red tide


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red tide

natural (and common) phenomenon causing massive extermination of fish and other marine life; caused by algae Karenis brevis or efflorescence of Pfeisteria piscicida.
[in high concentrations of organism, water turns reddish-brown]

red tide

n.
A bloom of plankton, especially dinoflagellates, that causes a usually reddish discoloration of coastal ocean waters. Certain dinoflagellates produce toxins that contaminate shellfish, making them unsafe to eat, and can kill fish.

red tide

Environment Harmful algal bloom A body of sea water with high concentrations of dinoflagellates, in which massive algal proliferation imparts a reddish colour to the surface, first described in the Gulf of Maine—US
Management Supportive
Under optimal salinity, temperature and nutrient conditions, marine algae, Gonyaulax catanella and G tamarensis proliferate, producing saxitoxin—a potent neuromuscular toxin that blocks voltage-dependent sodium channels in neurons; not all red tides are toxic and some outbreaks of ‘red tide disease’ occur without the red tide; Gymnodinium breve causes red tide off Florida and in the Gulf of Mexico, but evokes milder neurotoxic reactions—e.g., paraesthesias, abnormal temperature sensation, ataxia, nausea, vomiting and diarrhoea. Saxitoxin concentrates in clams and shellfish—but not in lobster or finned fish; birds, mammals, humans feeding on the shellfish rapidly develop neuromuscular blockade with intense centripetal paresthesias, nausea, vomiting, diarrhea, later vertigo, numbness of face and scalp, sensory loss, dysphagia, dysarthria, intention tremor; if severe, intoxication may cause flaccid quadriplegia or respiratory paralysis and death
Infectious disease A popular phrase from the 1950s that died in the 1960s, for the increased prominence of gram-negative—i.e., ‘red’—bacterial infections, attributed to the indiscriminate use of the first antibiotic, penicillin—which is most effective against gram-positive cocci for most infections—resulting in a relative increase in incidence of gram-negative bacterial infections, causing a ‘red’ shift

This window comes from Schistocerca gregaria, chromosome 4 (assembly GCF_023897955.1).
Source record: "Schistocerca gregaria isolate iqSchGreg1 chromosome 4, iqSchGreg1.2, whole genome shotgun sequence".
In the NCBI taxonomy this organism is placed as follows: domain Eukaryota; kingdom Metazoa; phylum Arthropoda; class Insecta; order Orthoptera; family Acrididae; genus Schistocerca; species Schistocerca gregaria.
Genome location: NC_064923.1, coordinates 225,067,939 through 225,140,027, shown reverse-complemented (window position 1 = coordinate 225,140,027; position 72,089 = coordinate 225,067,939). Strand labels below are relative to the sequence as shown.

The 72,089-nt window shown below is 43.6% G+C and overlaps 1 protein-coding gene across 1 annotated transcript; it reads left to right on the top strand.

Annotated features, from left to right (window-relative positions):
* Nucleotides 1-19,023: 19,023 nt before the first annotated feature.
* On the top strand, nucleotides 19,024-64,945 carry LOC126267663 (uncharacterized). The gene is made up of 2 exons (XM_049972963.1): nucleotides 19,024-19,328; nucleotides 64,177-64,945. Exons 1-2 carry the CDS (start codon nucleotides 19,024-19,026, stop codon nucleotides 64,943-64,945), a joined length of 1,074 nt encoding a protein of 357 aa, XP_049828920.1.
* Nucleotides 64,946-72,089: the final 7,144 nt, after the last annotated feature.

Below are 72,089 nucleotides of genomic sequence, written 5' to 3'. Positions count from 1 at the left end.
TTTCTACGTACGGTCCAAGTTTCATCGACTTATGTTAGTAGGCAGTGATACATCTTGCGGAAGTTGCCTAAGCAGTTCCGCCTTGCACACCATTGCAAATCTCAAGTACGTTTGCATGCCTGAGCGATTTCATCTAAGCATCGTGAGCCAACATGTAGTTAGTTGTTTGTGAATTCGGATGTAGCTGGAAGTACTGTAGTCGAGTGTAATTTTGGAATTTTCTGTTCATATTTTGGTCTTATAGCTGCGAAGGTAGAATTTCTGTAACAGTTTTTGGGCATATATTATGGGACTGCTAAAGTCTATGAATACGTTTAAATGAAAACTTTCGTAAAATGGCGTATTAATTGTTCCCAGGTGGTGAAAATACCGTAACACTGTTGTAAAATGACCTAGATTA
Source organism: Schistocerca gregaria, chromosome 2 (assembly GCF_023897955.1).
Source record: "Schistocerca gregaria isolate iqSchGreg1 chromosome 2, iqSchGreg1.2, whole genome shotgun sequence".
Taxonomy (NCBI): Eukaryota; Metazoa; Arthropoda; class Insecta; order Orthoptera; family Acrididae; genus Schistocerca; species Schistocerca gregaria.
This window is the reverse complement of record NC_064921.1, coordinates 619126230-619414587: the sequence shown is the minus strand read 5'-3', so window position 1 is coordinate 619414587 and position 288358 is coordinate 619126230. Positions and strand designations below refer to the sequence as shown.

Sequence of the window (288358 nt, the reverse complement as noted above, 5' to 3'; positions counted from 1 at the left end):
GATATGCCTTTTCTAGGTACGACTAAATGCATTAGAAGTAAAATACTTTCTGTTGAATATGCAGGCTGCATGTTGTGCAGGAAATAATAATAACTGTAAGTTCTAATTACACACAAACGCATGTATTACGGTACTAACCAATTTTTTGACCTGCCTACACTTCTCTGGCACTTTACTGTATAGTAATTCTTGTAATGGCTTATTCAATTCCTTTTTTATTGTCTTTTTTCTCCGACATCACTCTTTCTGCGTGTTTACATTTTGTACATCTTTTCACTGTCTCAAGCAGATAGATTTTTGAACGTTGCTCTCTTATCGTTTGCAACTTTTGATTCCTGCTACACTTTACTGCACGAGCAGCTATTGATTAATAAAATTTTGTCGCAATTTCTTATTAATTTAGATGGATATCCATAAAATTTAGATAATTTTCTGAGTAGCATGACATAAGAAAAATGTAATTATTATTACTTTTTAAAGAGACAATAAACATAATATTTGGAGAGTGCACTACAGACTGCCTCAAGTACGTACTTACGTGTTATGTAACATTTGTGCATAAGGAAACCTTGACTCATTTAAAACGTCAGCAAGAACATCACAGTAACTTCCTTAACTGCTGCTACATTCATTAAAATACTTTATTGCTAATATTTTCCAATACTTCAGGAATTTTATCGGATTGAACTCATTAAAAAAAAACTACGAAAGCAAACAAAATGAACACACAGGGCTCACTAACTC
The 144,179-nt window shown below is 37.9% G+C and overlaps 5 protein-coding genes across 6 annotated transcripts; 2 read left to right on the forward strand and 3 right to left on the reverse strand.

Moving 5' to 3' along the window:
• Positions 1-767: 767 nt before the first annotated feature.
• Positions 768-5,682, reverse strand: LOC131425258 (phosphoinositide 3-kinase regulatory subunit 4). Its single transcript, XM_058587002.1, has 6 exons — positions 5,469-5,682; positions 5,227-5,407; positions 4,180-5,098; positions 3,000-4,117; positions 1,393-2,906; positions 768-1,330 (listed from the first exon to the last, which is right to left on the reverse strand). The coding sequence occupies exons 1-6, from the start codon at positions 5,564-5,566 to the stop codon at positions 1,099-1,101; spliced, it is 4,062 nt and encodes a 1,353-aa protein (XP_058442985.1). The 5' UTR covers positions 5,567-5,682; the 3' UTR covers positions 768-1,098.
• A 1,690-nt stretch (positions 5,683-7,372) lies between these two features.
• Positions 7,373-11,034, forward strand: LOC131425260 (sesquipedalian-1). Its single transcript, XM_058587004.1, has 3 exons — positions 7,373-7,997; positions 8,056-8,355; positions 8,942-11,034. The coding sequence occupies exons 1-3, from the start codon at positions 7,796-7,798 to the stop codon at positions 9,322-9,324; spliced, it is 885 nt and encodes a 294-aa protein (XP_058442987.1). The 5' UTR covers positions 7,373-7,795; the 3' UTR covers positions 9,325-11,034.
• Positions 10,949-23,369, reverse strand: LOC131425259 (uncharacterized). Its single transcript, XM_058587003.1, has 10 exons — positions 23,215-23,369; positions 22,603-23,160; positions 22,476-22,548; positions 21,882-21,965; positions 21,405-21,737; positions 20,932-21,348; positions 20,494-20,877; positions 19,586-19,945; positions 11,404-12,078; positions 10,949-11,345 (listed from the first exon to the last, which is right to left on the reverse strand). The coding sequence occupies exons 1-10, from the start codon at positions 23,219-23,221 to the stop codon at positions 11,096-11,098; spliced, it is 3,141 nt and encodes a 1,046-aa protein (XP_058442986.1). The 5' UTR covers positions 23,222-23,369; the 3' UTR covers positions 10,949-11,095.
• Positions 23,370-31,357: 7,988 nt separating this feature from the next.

red tide

(red tīd)
A natural phenomenon resulting from higher than normal concentrations of the microscopic algae Gymnodinium breve in seawater. When the causative organism is extremely concentrated, seawater can turn a reddish-brown color.

red tide

a bloom of DINOFLAGELLATES which literally turns the sea red. The toxins produced by them, concentrated in shell-fish which may feed upon them, can be fatal to humans.
References in periodicals archive ?
Red tide is a natural phenomenon which has been documented in Florida's waters for hundreds of years.
There are three additional possible syndromes to worry about as well from different varieties of red tide - neurotoxic, diarrheic and amnesic shellfish poisoning.
One theory holds that red tides are fueled by phosphorus- and nitrogen-bearing plant nutrients brought to the region by local rivers or carried there from the Mississippi River by ocean currents.
After identifying the most potent of the red tide toxins, the UNC Wilmington researchers discovered two anti-toxins--a man-made compound called [beta]-Naphthoyl-brevetoxin, and brevenal, a natural compound produced by the organism itself--that can block the effects of the red tide toxin on the respiratory system.
Red tides, oceanic algae that paralyze fish and threaten the seafood industry, grew in area by 83 percent in 2004 as pollution conditions worsened in the East China Sea, China's State Environmental Protection Administration said Thursday.
This relationship suggests that prey cell volume does not have an affect on ingestion by the larvae of red tide dinoflagellates.
Bolton's defensive problems are mounting as Paul Warhurst joins the list of absentees, and they could find it hard to resist the Red tide.
But target figures to cut nitrogen and phosphorus, which become nutrients for phytoplankton, will be set to curb the problem of eutrophication and to prevent the occurrence of red tide, the officials said.
From 1976 until 1994 there was an hiatus of red tide blooms.
Donnie Marshall, head of the US Drug Enforcement Administration, said the investigation - dubbed Operation Red Tide - 'is a textbook example of the new multi-agency, multinational law enforcement cooperation needed to thwart organised crime in the 21st century'.
The same red tide swells near the end of the exhibition in Deluge II, 1975, which shows the recumbent painter sticking his brush up Into a red sea of heads, bottles, shoes, legs, frames, and books.
Schaeffer's S&P 500 Index Hot Stocks for Friday, August 11, 2006: PMC-Sierra Manages to Ride Above Fed's Red Tide